Against the grain: Britain’s timber construction must grow to save emissions

Writing in the Environment Journal on 18th April Martin Guttridge-Hewitt explores the potential of wooden structures to reduce carbon footprints, and asks if a new UK roadmap can finally unlock the material’s potential to drive net zero development.

He firstly reports back on his visit to Skellefteå, a small Town in northern Sweden, where the region’s Market and Business Development Manager, Bo Wilkstrom tells him, specialised industries are fuelling rapid population growth, and turning this small town into Sweden’s net zero transition testbed. Authorities now have a big ambition to ‘become global frontrunner, take risks, and build a new society’ around principles of renewability and sustainability.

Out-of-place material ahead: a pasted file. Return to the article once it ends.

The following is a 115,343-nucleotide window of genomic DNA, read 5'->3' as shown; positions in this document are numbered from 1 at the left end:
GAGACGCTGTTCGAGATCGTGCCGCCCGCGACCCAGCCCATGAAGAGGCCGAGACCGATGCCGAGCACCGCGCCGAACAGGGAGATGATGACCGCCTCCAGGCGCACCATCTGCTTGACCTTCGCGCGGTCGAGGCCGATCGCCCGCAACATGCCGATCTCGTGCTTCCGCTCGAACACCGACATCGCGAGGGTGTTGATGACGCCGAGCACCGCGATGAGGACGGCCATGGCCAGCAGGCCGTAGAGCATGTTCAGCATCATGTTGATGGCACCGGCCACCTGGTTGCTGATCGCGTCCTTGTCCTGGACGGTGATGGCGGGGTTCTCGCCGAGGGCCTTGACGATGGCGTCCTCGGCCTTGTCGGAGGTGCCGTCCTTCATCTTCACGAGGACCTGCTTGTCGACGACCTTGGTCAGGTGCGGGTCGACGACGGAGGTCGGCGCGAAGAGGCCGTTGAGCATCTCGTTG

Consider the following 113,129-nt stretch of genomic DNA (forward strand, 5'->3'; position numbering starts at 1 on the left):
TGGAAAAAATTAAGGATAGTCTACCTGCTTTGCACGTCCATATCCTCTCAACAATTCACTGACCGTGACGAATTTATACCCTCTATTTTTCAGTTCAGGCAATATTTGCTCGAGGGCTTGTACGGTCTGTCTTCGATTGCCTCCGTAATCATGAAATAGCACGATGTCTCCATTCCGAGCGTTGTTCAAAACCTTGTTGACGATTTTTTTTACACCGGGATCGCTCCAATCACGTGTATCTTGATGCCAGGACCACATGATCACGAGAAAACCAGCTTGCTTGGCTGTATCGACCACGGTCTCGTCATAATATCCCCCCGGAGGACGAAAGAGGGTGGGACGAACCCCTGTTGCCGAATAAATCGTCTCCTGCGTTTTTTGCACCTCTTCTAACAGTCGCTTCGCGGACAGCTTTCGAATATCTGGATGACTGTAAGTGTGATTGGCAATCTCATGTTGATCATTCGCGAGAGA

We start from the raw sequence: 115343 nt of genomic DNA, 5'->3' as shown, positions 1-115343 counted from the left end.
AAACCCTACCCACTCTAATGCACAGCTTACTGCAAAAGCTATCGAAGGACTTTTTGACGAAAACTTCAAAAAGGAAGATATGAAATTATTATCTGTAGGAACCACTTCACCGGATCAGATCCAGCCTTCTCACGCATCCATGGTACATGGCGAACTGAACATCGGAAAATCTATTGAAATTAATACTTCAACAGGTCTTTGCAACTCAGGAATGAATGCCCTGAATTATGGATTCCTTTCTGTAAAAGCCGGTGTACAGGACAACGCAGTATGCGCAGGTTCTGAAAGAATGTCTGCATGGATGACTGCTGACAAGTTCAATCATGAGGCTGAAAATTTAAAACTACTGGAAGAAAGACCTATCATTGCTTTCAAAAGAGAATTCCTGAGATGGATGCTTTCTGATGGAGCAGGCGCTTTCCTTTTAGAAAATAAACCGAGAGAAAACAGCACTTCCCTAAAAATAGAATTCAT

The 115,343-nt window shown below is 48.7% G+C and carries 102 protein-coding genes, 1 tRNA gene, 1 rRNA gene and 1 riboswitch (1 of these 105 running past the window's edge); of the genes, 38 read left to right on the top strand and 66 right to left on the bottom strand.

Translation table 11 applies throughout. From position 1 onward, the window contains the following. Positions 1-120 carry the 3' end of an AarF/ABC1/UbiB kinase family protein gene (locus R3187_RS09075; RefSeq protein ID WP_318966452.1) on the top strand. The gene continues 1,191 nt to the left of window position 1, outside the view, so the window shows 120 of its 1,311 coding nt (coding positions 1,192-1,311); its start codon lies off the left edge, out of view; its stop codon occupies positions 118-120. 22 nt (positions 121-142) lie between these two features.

Once complete, this Skellefteå will span 60 acres, and provide 2,000 houses and 7,000 business units. A grand masterplan developed because real estate and asset management giant Atrium Ljungberg AB needed to begin working on climate-friendly projects to meet its own targets, and understood the benefits wood offers, from emissions savings, carbon capture and storage, to air pollution mitigation, and speed of completion.

Martin goes on to talk about the use of Timber in UK Construction following the publishing of the UK Government’s Timber in construction roadmap in December last year in which it aims to level up huge regional differences in the prevalence of timber buildings. In England, just 9% of new build homes have a wooden frame, go to Scotland and it’s 92%. The new plan will also help deliver on a legally binding target of 16.8% forest cover in England by 2050, helping support habitat recovery and reverse the country’s shocking biodiversity crisis.

He then sets out the steps critical to achieving the objectives and addresses the issues of cost and safety.

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